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Imagine that you could draw a shape, then add code to that shape that determines how it looks, what it does (visually), or even triggers other events (like play audio files or spawn other shapes), that interact with the user (click, mouse over, drag events, etc), or interact with other shapes.

A good way to imagine it is: What if Adobe Illustrator allowed code to be attached to any drawn object, allowing changes in properties and behaviors.

And it would be best if it were "live" at all times …

Some mock-up software sort of does this, but tends to generate code, rather than USE code.

At this point, I'd create an active demo for you to see how I'd like it to behave, but to do that, I'd actually need the software I'm looking for :)

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    Imagine where this would finally end... Where would you stop? Play audio files? Spawn other shapes? Someone else wants to open a browser. Someone certainly only wants to do something ìf a condition is met. Someone has a requirement for doing things in a loop. The result would be an IDE like Visual Studio instead of a Mockup tool. – Thomas Weller Aug 11 '16 at 20:14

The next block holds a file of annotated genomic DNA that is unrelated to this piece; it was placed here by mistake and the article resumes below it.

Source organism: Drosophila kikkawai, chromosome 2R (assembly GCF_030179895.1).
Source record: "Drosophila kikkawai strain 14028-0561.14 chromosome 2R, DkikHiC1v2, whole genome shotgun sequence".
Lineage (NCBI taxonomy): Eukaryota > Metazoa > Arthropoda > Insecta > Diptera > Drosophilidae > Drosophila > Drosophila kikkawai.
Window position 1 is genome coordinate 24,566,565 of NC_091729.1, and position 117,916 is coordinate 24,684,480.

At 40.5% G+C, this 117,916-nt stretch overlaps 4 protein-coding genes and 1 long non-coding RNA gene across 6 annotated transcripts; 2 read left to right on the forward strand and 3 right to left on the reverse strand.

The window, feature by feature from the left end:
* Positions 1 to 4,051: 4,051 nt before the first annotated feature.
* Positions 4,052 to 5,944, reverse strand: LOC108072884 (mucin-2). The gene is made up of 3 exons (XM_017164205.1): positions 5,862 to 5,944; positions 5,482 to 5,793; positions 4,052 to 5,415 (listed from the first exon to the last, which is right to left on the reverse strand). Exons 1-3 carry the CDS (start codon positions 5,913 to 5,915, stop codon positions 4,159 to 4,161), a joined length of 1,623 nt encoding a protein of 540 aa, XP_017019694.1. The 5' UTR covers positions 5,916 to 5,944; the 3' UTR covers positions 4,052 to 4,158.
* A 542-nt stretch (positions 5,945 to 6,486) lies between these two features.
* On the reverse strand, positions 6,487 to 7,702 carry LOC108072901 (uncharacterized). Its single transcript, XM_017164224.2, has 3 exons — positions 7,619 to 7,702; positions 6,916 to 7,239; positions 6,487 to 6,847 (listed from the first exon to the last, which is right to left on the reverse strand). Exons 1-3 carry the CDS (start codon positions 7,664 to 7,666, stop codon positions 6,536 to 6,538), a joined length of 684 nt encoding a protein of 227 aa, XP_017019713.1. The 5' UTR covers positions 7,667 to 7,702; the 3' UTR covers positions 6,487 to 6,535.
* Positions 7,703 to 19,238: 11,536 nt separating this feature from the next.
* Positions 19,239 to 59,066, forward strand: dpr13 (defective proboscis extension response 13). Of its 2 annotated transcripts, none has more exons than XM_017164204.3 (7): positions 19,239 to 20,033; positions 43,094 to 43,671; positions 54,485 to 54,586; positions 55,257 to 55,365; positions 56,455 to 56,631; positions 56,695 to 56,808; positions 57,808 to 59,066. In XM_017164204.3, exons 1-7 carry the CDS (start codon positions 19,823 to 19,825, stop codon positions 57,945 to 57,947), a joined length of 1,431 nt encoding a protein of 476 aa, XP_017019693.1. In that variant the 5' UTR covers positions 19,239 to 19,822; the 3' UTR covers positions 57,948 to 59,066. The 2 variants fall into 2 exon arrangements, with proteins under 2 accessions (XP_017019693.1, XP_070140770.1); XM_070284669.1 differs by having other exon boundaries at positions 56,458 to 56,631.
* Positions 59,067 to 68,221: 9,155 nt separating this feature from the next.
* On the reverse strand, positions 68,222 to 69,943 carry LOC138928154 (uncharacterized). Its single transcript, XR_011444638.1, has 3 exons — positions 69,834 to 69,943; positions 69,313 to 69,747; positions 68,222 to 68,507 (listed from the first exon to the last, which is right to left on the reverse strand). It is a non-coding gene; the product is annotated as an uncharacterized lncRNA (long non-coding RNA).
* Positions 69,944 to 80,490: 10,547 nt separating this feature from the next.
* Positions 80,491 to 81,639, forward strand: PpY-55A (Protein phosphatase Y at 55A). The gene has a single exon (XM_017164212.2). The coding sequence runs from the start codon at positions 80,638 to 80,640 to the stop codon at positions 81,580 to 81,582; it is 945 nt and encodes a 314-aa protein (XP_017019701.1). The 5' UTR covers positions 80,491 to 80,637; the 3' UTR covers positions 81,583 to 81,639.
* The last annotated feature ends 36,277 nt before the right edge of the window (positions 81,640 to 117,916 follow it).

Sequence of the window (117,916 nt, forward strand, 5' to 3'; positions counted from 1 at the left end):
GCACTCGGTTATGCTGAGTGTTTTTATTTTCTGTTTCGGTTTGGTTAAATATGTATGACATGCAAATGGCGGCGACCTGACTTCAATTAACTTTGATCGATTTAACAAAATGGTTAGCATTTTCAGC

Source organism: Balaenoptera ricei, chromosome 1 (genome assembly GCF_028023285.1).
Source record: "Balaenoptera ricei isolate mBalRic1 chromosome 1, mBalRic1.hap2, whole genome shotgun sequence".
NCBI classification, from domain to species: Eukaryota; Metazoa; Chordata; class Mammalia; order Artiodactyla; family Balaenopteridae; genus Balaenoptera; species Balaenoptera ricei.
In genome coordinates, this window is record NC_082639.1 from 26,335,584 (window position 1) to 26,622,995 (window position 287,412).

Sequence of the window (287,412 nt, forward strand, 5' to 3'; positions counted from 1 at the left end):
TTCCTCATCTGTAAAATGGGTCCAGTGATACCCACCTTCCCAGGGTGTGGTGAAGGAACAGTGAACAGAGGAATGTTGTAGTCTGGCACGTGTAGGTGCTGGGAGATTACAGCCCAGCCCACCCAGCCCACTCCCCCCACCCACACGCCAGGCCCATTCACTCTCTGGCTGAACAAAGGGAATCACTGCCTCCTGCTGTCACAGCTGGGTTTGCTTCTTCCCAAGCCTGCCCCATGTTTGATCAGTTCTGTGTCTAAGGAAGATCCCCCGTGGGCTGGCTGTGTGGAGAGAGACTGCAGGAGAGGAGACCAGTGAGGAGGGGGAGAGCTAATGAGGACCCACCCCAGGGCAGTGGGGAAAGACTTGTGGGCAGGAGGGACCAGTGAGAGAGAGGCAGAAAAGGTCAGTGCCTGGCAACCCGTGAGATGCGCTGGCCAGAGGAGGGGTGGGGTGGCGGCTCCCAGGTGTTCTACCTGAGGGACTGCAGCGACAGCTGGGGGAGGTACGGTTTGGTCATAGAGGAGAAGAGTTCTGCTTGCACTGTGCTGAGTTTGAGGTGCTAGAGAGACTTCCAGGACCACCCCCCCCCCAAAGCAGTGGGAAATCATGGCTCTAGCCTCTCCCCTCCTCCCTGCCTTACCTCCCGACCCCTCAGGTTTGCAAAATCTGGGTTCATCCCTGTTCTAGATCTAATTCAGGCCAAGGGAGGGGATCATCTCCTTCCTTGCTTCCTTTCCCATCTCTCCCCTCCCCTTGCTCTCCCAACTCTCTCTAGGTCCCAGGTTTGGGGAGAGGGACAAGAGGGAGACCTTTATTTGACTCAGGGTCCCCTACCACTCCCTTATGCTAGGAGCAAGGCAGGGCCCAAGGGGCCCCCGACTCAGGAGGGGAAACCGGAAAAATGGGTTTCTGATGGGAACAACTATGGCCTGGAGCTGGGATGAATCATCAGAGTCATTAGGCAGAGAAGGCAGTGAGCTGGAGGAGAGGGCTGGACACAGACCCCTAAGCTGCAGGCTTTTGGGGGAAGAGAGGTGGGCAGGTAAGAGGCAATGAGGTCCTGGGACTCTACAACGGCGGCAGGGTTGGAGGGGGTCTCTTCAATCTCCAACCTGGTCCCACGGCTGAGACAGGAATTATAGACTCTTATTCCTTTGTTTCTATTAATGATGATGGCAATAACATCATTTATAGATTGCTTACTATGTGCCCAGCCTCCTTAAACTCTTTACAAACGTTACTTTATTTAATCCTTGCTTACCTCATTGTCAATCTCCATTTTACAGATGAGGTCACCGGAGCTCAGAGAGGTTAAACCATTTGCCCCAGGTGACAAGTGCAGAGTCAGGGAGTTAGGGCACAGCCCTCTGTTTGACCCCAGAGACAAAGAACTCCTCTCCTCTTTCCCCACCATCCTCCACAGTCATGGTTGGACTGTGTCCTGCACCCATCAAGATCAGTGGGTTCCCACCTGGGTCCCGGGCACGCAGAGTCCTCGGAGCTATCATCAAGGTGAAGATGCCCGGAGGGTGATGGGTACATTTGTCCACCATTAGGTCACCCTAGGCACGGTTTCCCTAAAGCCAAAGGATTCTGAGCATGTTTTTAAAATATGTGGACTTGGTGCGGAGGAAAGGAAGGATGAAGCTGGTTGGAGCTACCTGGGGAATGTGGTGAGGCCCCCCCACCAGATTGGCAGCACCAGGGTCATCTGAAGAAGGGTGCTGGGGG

• @Thomas Weller - think of it as a magic act. It looks like it is sawing a woman in half, but in fact does not. If it does something truly functional, then it went too far. That's where it stops. See Flinto for Macintosh. – Ryder Aug 11 '16 at 20:59
  • Ok, Flinto seems to be a good reference. This makes me wonder: why don't you use Flinto? – Thomas Weller Aug 11 '16 at 21:02
  • Your last edit seems to clarify: you need it for Windows. Is it safe to say that you're looking for an alternative for Flinto for Windows? – Thomas Weller Aug 11 '16 at 21:03
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    @Thomas Weller Adobe Experience Design CC is another that looks pretty good, but again only for Mac. Apparently, Windows people don't ever need to prototype :) – Ryder Aug 11 '16 at 21:43
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Well, as it turns out... once again, Microsoft Excel stands out as the "universal tool"... useful for just about everything. While all events are not supported for all shapes, excel vba gives you some ability to control the shapes, and respond to them. The implementation is cumbersome for the use of an active GUI mock-up (a responsive mock-up?) tool, it actually does work well enough to get some use out of it.

But unless another package comes along that is tailor made to allow code and events of shapes, focused on movement and appearance... Excel seems to be the winner.

Power Point might also be a contender (as it has VBA), but as it doesn't have macro recording capability, then actually figuring out how it works is going to be stunningly difficult.

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